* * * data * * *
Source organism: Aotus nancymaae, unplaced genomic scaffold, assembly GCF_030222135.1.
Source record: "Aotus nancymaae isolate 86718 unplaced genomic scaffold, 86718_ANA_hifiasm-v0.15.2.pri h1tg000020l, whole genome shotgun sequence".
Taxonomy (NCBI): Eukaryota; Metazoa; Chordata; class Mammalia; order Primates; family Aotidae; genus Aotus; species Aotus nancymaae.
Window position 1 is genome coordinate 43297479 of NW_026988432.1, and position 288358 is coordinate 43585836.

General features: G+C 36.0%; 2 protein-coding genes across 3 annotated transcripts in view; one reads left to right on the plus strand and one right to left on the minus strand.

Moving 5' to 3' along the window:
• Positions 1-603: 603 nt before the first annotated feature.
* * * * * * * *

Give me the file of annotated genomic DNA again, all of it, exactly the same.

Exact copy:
Source organism: Aotus nancymaae, unplaced genomic scaffold, assembly GCF_030222135.1.
Source record: "Aotus nancymaae isolate 86718 unplaced genomic scaffold, 86718_ANA_hifiasm-v0.15.2.pri h1tg000020l, whole genome shotgun sequence".
Taxonomy (NCBI): Eukaryota; Metazoa; Chordata; class Mammalia; order Primates; family Aotidae; genus Aotus; species Aotus nancymaae.
Window position 1 is genome coordinate 43297479 of NW_026988432.1, and position 288358 is coordinate 43585836.

General features: G+C 36.0%; 2 protein-coding genes across 3 annotated transcripts in view; one reads left to right on the plus strand and one right to left on the minus strand.

Moving 5' to 3' along the window:
• Positions 1-603: 603 nt before the first annotated feature.